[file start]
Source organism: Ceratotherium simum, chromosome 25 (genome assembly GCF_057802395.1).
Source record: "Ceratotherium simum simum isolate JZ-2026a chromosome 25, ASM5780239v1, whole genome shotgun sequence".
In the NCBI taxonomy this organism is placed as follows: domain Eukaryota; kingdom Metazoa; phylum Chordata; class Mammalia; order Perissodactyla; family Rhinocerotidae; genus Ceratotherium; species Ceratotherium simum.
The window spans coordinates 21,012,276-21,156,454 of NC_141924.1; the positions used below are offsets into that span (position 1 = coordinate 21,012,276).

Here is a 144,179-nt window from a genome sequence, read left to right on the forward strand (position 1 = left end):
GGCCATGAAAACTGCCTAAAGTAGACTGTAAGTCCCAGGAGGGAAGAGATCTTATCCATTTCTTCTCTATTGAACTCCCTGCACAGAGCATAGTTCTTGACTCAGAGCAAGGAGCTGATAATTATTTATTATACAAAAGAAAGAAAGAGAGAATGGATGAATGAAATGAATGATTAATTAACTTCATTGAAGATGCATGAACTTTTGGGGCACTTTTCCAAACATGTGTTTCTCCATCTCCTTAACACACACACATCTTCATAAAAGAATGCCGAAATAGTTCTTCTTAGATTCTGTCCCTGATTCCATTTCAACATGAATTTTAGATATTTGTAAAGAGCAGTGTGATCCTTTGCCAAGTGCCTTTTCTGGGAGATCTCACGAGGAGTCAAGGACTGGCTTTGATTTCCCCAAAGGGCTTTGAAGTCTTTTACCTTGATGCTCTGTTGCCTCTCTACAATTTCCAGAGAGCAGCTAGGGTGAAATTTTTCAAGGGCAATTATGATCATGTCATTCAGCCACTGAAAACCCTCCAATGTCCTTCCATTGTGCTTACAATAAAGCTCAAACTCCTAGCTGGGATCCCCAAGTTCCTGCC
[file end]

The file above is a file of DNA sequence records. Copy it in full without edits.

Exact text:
Source organism: Ceratotherium simum, chromosome 25 (genome assembly GCF_057802395.1).
Source record: "Ceratotherium simum simum isolate JZ-2026a chromosome 25, ASM5780239v1, whole genome shotgun sequence".
In the NCBI taxonomy this organism is placed as follows: domain Eukaryota; kingdom Metazoa; phylum Chordata; class Mammalia; order Perissodactyla; family Rhinocerotidae; genus Ceratotherium; species Ceratotherium simum.
The window spans coordinates 21,012,276-21,156,454 of NC_141924.1; the positions used below are offsets into that span (position 1 = coordinate 21,012,276).

Here is a 144,179-nt window from a genome sequence, read left to right on the forward strand (position 1 = left end):
GGCCATGAAAACTGCCTAAAGTAGACTGTAAGTCCCAGGAGGGAAGAGATCTTATCCATTTCTTCTCTATTGAACTCCCTGCACAGAGCATAGTTCTTGACTCAGAGCAAGGAGCTGATAATTATTTATTATACAAAAGAAAGAAAGAGAGAATGGATGAATGAAATGAATGATTAATTAACTTCATTGAAGATGCATGAACTTTTGGGGCACTTTTCCAAACATGTGTTTCTCCATCTCCTTAACACACACACATCTTCATAAAAGAATGCCGAAATAGTTCTTCTTAGATTCTGTCCCTGATTCCATTTCAACATGAATTTTAGATATTTGTAAAGAGCAGTGTGATCCTTTGCCAAGTGCCTTTTCTGGGAGATCTCACGAGGAGTCAAGGACTGGCTTTGATTTCCCCAAAGGGCTTTGAAGTCTTTTACCTTGATGCTCTGTTGCCTCTCTACAATTTCCAGAGAGCAGCTAGGGTGAAATTTTTCAAGGGCAATTATGATCATGTCATTCAGCCACTGAAAACCCTCCAATGTCCTTCCATTGTGCTTACAATAAAGCTCAAACTCCTAGCTGGGATCCCCAAGTTCCTGCC